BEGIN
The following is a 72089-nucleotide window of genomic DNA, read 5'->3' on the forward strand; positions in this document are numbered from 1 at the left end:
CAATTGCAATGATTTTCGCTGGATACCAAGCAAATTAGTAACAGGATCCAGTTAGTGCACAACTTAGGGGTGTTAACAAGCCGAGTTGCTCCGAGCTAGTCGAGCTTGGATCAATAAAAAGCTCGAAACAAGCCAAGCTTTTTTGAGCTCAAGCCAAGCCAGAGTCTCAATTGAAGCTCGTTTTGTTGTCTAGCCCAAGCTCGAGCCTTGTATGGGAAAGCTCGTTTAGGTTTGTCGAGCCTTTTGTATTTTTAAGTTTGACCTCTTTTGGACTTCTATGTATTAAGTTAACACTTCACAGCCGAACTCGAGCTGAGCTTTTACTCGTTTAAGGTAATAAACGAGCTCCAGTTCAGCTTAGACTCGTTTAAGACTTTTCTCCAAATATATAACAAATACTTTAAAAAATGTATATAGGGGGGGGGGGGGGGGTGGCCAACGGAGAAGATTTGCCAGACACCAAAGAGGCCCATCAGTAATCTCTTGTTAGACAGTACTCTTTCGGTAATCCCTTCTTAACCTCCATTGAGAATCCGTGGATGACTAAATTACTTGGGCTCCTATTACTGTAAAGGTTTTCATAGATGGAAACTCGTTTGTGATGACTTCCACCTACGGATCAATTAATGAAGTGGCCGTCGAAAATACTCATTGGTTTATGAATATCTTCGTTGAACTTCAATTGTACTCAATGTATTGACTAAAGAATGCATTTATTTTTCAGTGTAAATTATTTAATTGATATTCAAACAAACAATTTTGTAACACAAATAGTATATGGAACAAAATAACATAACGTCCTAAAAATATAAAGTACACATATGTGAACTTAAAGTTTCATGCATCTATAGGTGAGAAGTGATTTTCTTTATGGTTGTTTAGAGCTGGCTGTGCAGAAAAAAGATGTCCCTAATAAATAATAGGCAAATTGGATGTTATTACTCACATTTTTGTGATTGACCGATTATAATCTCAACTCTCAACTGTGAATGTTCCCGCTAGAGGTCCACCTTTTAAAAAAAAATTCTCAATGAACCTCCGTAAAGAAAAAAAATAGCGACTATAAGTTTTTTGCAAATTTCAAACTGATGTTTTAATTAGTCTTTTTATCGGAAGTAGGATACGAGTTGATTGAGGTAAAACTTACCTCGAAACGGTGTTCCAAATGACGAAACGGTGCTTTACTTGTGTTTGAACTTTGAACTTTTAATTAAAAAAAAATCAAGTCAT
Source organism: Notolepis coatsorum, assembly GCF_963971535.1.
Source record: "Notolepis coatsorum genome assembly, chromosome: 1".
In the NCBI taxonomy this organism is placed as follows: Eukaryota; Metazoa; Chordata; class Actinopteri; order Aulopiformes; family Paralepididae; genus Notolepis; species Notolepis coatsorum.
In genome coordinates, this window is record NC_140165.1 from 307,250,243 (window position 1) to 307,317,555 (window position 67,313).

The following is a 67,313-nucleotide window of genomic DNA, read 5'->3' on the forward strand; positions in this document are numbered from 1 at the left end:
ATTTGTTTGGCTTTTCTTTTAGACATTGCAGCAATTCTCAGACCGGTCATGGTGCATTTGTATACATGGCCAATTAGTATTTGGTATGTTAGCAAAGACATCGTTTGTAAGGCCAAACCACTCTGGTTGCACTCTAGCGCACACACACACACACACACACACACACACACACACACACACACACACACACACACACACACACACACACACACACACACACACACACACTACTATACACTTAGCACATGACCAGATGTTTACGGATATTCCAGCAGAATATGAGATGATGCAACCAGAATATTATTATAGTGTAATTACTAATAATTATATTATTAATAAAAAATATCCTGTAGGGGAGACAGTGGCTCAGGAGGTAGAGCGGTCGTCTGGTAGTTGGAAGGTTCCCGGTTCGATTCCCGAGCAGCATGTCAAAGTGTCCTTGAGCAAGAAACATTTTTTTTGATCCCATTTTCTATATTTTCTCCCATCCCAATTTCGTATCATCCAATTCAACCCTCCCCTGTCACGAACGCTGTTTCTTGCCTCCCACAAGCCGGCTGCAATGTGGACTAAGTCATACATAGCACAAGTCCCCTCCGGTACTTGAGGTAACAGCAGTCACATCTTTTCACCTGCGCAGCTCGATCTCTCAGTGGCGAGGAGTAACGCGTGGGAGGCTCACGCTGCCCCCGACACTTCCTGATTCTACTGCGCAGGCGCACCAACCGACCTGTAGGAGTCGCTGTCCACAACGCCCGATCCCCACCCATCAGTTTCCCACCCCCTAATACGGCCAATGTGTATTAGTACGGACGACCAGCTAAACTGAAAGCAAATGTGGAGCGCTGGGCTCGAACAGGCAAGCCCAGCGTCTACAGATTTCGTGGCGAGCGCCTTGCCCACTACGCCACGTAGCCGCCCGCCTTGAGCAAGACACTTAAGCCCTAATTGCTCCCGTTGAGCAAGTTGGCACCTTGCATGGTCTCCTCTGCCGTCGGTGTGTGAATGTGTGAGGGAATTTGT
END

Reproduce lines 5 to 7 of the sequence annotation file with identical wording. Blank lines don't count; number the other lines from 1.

In the NCBI taxonomy this organism is placed as follows: Eukaryota; Metazoa; Chordata; class Actinopteri; order Aulopiformes; family Paralepididae; genus Notolepis; species Notolepis coatsorum.
In genome coordinates, this window is record NC_140165.1 from 307,250,243 (window position 1) to 307,317,555 (window position 67,313).

The following is a 67,313-nucleotide window of genomic DNA, read 5'->3' on the forward strand; positions in this document are numbered from 1 at the left end: